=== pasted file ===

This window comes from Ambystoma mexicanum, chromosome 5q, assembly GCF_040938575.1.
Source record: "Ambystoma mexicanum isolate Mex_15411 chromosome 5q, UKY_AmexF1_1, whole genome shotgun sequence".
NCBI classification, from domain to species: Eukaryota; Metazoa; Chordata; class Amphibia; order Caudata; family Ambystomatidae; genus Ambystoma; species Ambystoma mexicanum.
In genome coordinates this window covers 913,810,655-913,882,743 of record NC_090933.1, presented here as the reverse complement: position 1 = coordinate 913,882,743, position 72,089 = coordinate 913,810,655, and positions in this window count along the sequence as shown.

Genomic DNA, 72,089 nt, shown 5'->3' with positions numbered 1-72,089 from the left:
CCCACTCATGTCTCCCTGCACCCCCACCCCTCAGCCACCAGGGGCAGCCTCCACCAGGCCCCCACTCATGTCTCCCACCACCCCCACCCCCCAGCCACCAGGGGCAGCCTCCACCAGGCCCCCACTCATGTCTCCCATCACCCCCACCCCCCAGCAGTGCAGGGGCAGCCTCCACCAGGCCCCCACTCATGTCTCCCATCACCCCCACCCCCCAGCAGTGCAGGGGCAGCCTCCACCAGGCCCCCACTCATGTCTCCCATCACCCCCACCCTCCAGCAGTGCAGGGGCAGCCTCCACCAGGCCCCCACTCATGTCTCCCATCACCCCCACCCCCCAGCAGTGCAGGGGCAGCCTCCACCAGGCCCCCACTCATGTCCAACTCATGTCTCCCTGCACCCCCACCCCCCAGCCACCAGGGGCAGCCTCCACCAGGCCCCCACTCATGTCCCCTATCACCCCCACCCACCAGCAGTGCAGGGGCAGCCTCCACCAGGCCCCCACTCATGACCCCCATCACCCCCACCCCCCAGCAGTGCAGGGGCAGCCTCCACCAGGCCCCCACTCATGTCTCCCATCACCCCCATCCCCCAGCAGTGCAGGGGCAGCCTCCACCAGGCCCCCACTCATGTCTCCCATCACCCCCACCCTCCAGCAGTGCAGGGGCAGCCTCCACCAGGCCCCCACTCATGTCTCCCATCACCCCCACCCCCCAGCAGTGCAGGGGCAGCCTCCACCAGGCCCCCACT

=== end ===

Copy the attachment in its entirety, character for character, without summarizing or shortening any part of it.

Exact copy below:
This window comes from Ambystoma mexicanum, chromosome 5q, assembly GCF_040938575.1.
Source record: "Ambystoma mexicanum isolate Mex_15411 chromosome 5q, UKY_AmexF1_1, whole genome shotgun sequence".
NCBI classification, from domain to species: Eukaryota; Metazoa; Chordata; class Amphibia; order Caudata; family Ambystomatidae; genus Ambystoma; species Ambystoma mexicanum.
In genome coordinates this window covers 913,810,655-913,882,743 of record NC_090933.1, presented here as the reverse complement: position 1 = coordinate 913,882,743, position 72,089 = coordinate 913,810,655, and positions in this window count along the sequence as shown.

Genomic DNA, 72,089 nt, shown 5'->3' with positions numbered 1-72,089 from the left:
CCCACTCATGTCTCCCTGCACCCCCACCCCTCAGCCACCAGGGGCAGCCTCCACCAGGCCCCCACTCATGTCTCCCACCACCCCCACCCCCCAGCCACCAGGGGCAGCCTCCACCAGGCCCCCACTCATGTCTCCCATCACCCCCACCCCCCAGCAGTGCAGGGGCAGCCTCCACCAGGCCCCCACTCATGTCTCCCATCACCCCCACCCCCCAGCAGTGCAGGGGCAGCCTCCACCAGGCCCCCACTCATGTCTCCCATCACCCCCACCCTCCAGCAGTGCAGGGGCAGCCTCCACCAGGCCCCCACTCATGTCTCCCATCACCCCCACCCCCCAGCAGTGCAGGGGCAGCCTCCACCAGGCCCCCACTCATGTCCAACTCATGTCTCCCTGCACCCCCACCCCCCAGCCACCAGGGGCAGCCTCCACCAGGCCCCCACTCATGTCCCCTATCACCCCCACCCACCAGCAGTGCAGGGGCAGCCTCCACCAGGCCCCCACTCATGACCCCCATCACCCCCACCCCCCAGCAGTGCAGGGGCAGCCTCCACCAGGCCCCCACTCATGTCTCCCATCACCCCCATCCCCCAGCAGTGCAGGGGCAGCCTCCACCAGGCCCCCACTCATGTCTCCCATCACCCCCACCCTCCAGCAGTGCAGGGGCAGCCTCCACCAGGCCCCCACTCATGTCTCCCATCACCCCCACCCCCCAGCAGTGCAGGGGCAGCCTCCACCAGGCCCCCACT